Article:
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How drones and lasers will help predict volcano eruptions

New early warning systems mean scientists can better forecast when a mountain is about to blow its top.

Three years ago, scientists from the University of Costa Rica flew a fixed-wing drone carrying a small mass spectrometer at Turrialba Volcano, in central Costa Rica while Turrialba was in the middle of erupting, emitting a plume of ash. They’ve also flown eight-rotor drones with 6-kilogram (13-pound) mass spectrometers over Vulcano, a small Italian island near Sicily, and the crater of Solfatara, near Naples. In partnership with the volcanologists in Costa Rica, Pieri’s colleagues at JPL hope to create a mass spectrometer weighing as little as 3 kilograms (6.6 pounds).

The close range data gathered by drones complements imaging NASA has been gathering from a device on its Terra satellite since 2000. The images help scientists measure variations in gasses and temperatures at volcanoes around the world, helping to identify the warning signs of rising magma.

Drones and satellites have a big advantage over backpacks. People don’t have to carry them into danger zones.

Read the full article here:

https://www.cnet.com/news/how-drones-and-lasers-will-help-predict-volcano-eruptions/

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Drone friendly zones maybe coming to Joondalup – Perth Western Australia

The mayor of the City of Joondalup (Mayor Albert Jacob) , located in the northern suburbs of Perth, wants the local council to identify potential launching sites within the city for recreational drone use.

The mayor, is reported as saying that the use of drones was growing at a phenomenal rate, but most people where confused about where they could be used, and wanted to make Joondalup a drone friendly city.

Both the Town of Cambridge and the  City of Stirling (two other norther Perth councils) have recently tightened restrictions on drone use in public areas, most due to privacy concerns.

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Commercial Drone Services Predicted To Increase To $22B By 2026

A resent report from Tractica is predicting that commercial drones services will continue to grow in popularity for a wide variety of application. The report forecasts that global drone-enabled services should increase from $337.6 million in 2017 to $22 billion by 2026!

Tractica anticipates that the three leading industries for drone services market will be film and media, utility, energy and infrastructure sectors and agriculture. Glenn Sanders (Tractica’s Senior Analyst) stated that other large application markets for drones include surveying and monitoring, mapping, inspections, aerial imagery, data collection and analytics and deliveries.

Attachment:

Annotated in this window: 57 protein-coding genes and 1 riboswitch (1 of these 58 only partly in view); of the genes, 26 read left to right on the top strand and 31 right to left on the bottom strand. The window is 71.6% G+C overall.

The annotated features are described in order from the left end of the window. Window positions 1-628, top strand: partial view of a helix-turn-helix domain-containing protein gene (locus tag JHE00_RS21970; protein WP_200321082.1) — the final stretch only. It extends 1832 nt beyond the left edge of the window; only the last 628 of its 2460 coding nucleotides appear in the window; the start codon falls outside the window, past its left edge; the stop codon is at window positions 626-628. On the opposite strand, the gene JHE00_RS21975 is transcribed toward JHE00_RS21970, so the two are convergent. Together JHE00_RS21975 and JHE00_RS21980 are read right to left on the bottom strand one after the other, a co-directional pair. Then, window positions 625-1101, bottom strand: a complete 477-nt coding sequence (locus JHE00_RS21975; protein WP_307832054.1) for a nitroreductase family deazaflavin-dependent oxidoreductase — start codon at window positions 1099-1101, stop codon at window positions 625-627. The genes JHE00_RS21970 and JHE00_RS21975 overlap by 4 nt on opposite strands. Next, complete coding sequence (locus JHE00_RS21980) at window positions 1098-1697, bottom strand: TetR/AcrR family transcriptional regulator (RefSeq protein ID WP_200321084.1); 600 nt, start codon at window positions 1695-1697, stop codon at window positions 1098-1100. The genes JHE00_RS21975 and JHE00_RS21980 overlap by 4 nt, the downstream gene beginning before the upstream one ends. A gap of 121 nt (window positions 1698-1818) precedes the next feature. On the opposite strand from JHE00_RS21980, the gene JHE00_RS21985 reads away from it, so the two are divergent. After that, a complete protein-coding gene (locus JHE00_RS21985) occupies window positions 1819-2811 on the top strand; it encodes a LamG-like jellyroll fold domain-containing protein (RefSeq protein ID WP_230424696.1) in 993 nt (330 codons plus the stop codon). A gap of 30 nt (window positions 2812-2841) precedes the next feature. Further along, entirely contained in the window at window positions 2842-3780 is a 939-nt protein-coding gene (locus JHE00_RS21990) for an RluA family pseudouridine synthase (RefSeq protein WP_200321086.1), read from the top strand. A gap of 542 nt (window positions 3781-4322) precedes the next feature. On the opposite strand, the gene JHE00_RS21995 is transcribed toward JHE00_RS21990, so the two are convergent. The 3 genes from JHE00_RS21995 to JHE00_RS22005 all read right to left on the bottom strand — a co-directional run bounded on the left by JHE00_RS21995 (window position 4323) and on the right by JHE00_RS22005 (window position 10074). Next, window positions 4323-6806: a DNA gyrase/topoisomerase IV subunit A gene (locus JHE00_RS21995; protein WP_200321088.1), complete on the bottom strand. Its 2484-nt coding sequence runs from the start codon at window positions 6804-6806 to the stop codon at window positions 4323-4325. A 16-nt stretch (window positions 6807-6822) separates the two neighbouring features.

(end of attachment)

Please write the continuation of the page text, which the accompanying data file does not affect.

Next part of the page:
“In addition to traditional tasks, new capabilities and intelligent software are enabling a variety of innovative services that include rapid deployment, timely and more accurate data, and a tangible return on investment to clients while minimising capital and personnel requirements,” Sanders said in a statement.

Amazon is considering using drones for deliveries to doorsteps and IBM just patented a drone system to deliver coffee to individuals and at cafes, and events.

North Carolina is a hotbed of drone research. Duke University researchers used drones to measure the impact of hurricanes on North Carolina beaches and NC State uses them to monitor disasters. Raleigh is also home to drone startup PrecisionHawk.

Tractica’s report, “Commercial Drone-Enabled Services” examines the global marketplace trends and provides a 10-year outlook.

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Drone video captures footage of Amazon tribe isolated from the world

A recent news report shows a drone capturing video imagery of Brazilian indigenous people who have been isolated from the rest of the world, the country’s National Indian Foundation said this week.

Video from a recent jungle expedition appears to show a one or more figure walking though a clearing of felled trees in an area near Brazil’s border with Peru. One figure seems to be holding a long stick or spear as another figures across the clearing.

The observation of these previously unknown indigenous people in the tributaries of the Jutaí and Juruazinho rivers, was the result of the Brazilian government’s struggle to document and protect indigenous tribes.

This area is known to includes six tribes that have had previous contact with the outside world with at least 11 tribes that have remained isolated throughout history, according to the report.

Photos of indigenous creations, including palm trees hollowed out to make canoes, an axe fastened with vegetation, and a thatched hut have been collected.